The firm is privately held. Sources have placed Giuliani Partners' earnings at over $100 million in the five years through early 2007. Another estimate shows it with annual revenues of $40 million and 55 employees. Even after stepping down as CEO and Chairman, Giuliani holds a 30 percent equity stake in the partnership, which paid him $4.1 million in 2006. The firm's fortunes, which had always been dependent upon Giuliani's star power, diminished due to Giuliani's absence during his campaign, which ended in late January 2008. Its client list and revenues decreased, and it went from about 60 to about 50 employees.
Giuliani subsequently returned to work at the firm, splitting time between it and the law firm Bracewell & Giuliani. The company made an emphasis on consulting on energy-related matters. In July 2008, Giuliani Partners announced it was diversifying via the creation of a real estate investment fund, that would target foreign investors who wanted to capitalize on the weak dollar to invest in New York and Washington real estate. The fund would be a collaboration with Rockville, Maryland-based Berman Enterprises. By mid-2009, Giuliani Partners was still feeling the effects of Giuliani's ongoing political life, including the departure of former Giuliani chief of staff Anthony V. Carbonetti, who was working on possible Giuliani-related aspects of the New York gubernatorial election, 2010.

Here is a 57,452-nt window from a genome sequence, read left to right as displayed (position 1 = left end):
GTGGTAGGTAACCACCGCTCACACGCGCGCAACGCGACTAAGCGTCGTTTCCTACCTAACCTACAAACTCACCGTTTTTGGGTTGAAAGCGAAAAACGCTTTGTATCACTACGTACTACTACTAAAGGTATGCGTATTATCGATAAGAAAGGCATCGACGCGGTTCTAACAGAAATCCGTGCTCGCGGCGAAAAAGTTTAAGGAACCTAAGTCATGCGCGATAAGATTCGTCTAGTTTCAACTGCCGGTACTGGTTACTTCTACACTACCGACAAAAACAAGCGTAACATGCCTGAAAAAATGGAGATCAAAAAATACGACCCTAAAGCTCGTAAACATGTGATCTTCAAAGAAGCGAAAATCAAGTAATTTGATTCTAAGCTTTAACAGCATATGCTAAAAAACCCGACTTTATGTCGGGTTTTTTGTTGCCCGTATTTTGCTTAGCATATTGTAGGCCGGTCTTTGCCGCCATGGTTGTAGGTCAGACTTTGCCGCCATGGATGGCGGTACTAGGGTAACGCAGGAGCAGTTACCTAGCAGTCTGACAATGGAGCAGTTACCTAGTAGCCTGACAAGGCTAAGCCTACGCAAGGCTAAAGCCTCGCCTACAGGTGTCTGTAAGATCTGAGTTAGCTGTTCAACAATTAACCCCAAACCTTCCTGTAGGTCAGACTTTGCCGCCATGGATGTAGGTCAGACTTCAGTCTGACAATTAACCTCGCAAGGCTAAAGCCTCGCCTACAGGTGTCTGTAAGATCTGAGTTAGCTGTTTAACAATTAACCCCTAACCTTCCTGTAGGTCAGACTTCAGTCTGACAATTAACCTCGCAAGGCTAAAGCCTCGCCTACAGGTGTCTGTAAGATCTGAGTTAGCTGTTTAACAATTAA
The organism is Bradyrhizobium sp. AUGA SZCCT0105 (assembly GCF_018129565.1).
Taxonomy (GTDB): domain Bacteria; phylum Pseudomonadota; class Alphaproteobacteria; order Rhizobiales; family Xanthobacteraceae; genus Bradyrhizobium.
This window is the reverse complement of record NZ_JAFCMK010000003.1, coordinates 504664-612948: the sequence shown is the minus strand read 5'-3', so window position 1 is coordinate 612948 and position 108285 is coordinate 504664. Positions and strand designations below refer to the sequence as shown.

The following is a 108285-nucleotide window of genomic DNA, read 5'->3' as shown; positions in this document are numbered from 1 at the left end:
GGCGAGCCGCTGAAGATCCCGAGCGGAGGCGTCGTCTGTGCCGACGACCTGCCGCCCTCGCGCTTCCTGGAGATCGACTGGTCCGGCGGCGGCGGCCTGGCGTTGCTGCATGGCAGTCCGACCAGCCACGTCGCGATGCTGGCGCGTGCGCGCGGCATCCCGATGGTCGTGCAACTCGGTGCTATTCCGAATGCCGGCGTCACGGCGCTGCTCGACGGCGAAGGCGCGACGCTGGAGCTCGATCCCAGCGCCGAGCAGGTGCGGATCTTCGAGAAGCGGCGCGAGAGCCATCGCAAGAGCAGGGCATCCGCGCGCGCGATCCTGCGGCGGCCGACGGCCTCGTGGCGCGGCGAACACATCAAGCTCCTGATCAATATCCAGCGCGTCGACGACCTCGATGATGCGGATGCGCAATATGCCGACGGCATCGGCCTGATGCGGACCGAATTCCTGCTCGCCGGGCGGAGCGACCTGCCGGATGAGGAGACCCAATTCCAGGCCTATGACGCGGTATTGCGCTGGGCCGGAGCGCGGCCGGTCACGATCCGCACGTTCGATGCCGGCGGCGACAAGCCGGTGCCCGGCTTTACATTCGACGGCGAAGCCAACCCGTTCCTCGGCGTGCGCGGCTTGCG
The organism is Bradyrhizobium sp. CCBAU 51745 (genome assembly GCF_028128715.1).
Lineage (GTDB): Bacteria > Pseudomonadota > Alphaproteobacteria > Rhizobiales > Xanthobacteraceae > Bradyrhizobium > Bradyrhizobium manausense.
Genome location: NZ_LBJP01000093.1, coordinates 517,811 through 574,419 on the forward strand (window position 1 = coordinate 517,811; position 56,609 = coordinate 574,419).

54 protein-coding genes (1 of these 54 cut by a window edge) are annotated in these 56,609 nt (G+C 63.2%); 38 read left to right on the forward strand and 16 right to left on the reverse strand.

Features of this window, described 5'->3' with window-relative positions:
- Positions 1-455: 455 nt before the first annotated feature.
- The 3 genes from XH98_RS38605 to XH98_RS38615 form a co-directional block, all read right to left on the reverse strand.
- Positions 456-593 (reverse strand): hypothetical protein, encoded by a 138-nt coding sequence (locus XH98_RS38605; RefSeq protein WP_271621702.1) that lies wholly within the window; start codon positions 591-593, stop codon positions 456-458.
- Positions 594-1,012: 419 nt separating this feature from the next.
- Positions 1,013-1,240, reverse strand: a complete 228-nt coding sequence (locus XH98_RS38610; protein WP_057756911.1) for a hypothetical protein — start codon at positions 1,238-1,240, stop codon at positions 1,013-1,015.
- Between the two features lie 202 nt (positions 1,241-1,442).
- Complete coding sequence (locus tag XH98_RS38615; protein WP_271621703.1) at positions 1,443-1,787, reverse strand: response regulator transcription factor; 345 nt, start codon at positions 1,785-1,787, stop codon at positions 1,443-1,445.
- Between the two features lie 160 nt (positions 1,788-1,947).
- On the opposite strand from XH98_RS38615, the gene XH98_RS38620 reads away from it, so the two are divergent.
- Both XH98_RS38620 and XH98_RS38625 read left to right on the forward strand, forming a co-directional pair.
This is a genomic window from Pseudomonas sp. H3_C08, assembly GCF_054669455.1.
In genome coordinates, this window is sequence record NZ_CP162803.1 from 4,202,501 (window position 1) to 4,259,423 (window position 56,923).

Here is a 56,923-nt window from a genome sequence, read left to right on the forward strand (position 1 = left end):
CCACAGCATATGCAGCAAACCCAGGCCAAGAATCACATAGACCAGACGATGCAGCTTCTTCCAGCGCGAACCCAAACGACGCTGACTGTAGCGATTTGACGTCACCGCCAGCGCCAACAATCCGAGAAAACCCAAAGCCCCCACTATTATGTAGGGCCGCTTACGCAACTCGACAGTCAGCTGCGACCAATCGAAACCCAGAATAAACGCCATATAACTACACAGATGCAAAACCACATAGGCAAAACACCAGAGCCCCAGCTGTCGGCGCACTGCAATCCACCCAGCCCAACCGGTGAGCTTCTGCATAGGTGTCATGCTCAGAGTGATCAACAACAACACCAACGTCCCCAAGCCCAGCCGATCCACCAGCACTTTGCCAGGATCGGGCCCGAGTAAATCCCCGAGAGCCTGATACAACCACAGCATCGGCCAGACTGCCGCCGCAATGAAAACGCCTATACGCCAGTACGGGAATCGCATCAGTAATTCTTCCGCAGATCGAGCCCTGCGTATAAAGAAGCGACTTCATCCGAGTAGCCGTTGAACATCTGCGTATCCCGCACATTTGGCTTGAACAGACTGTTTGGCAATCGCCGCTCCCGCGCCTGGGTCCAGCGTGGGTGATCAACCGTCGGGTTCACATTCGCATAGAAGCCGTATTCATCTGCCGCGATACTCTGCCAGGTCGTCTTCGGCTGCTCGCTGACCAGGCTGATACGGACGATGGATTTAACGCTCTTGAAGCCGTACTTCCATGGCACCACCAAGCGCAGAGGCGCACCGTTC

The firm's headquarters had been in an office overlooking Times Square in New York since its founding year, but in 2010 it relocated further north in Manhattan to share space with the New York office of Giuliani's law firm, Bracewell & Giuliani. The firm had further reduced its number of employees, and Bracewell & Giuliani was now the former mayor's primary public business activity.
Giuliani Partners has been categorized by various media outlets as a lobbying entity capitalizing on Giuliani's name recognition. Clients of Giuliani Partners are required to sign confidentiality agreements, so they do not comment about the work they get done or the amount that they have paid for it. Giuliani himself has refused to talk about his clients, the work he did for them, the compensation he received from them, or any details about the company.